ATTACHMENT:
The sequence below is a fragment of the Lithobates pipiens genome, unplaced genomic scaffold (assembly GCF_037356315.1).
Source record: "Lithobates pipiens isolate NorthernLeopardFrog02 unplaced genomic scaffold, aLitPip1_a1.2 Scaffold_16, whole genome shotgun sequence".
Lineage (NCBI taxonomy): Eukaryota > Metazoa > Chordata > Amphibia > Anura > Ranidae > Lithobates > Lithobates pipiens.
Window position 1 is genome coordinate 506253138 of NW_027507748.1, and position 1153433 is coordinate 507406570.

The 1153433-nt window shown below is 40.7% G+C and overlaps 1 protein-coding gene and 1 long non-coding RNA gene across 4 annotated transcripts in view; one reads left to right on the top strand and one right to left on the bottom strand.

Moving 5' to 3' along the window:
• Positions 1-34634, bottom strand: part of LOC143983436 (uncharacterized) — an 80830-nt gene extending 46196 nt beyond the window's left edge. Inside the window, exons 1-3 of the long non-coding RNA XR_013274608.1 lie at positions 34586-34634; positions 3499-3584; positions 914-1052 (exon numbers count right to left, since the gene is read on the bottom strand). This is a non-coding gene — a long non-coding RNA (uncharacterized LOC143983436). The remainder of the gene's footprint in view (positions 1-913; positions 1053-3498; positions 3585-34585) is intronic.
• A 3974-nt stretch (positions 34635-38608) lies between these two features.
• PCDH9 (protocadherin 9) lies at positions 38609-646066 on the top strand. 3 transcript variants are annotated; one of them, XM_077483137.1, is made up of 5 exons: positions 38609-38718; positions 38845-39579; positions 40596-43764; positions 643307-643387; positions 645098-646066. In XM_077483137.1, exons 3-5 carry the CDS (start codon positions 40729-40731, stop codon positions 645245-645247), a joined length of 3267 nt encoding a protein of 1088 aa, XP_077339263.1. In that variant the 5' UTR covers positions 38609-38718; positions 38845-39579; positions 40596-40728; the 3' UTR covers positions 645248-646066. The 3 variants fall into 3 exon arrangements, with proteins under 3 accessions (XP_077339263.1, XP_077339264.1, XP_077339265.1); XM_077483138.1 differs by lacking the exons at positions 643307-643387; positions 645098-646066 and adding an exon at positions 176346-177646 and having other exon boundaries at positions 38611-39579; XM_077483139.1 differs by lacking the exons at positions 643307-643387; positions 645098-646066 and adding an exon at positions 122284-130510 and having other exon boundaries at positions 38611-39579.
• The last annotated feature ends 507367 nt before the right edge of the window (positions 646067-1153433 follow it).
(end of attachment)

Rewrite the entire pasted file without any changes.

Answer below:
The sequence below is a fragment of the Lithobates pipiens genome, unplaced genomic scaffold (assembly GCF_037356315.1).
Source record: "Lithobates pipiens isolate NorthernLeopardFrog02 unplaced genomic scaffold, aLitPip1_a1.2 Scaffold_16, whole genome shotgun sequence".
Lineage (NCBI taxonomy): Eukaryota > Metazoa > Chordata > Amphibia > Anura > Ranidae > Lithobates > Lithobates pipiens.
Window position 1 is genome coordinate 506253138 of NW_027507748.1, and position 1153433 is coordinate 507406570.

The 1153433-nt window shown below is 40.7% G+C and overlaps 1 protein-coding gene and 1 long non-coding RNA gene across 4 annotated transcripts in view; one reads left to right on the top strand and one right to left on the bottom strand.

Moving 5' to 3' along the window:
• Positions 1-34634, bottom strand: part of LOC143983436 (uncharacterized) — an 80830-nt gene extending 46196 nt beyond the window's left edge. Inside the window, exons 1-3 of the long non-coding RNA XR_013274608.1 lie at positions 34586-34634; positions 3499-3584; positions 914-1052 (exon numbers count right to left, since the gene is read on the bottom strand). This is a non-coding gene — a long non-coding RNA (uncharacterized LOC143983436). The remainder of the gene's footprint in view (positions 1-913; positions 1053-3498; positions 3585-34585) is intronic.
• A 3974-nt stretch (positions 34635-38608) lies between these two features.
• PCDH9 (protocadherin 9) lies at positions 38609-646066 on the top strand. 3 transcript variants are annotated; one of them, XM_077483137.1, is made up of 5 exons: positions 38609-38718; positions 38845-39579; positions 40596-43764; positions 643307-643387; positions 645098-646066. In XM_077483137.1, exons 3-5 carry the CDS (start codon positions 40729-40731, stop codon positions 645245-645247), a joined length of 3267 nt encoding a protein of 1088 aa, XP_077339263.1. In that variant the 5' UTR covers positions 38609-38718; positions 38845-39579; positions 40596-40728; the 3' UTR covers positions 645248-646066. The 3 variants fall into 3 exon arrangements, with proteins under 3 accessions (XP_077339263.1, XP_077339264.1, XP_077339265.1); XM_077483138.1 differs by lacking the exons at positions 643307-643387; positions 645098-646066 and adding an exon at positions 176346-177646 and having other exon boundaries at positions 38611-39579; XM_077483139.1 differs by lacking the exons at positions 643307-643387; positions 645098-646066 and adding an exon at positions 122284-130510 and having other exon boundaries at positions 38611-39579.
• The last annotated feature ends 507367 nt before the right edge of the window (positions 646067-1153433 follow it).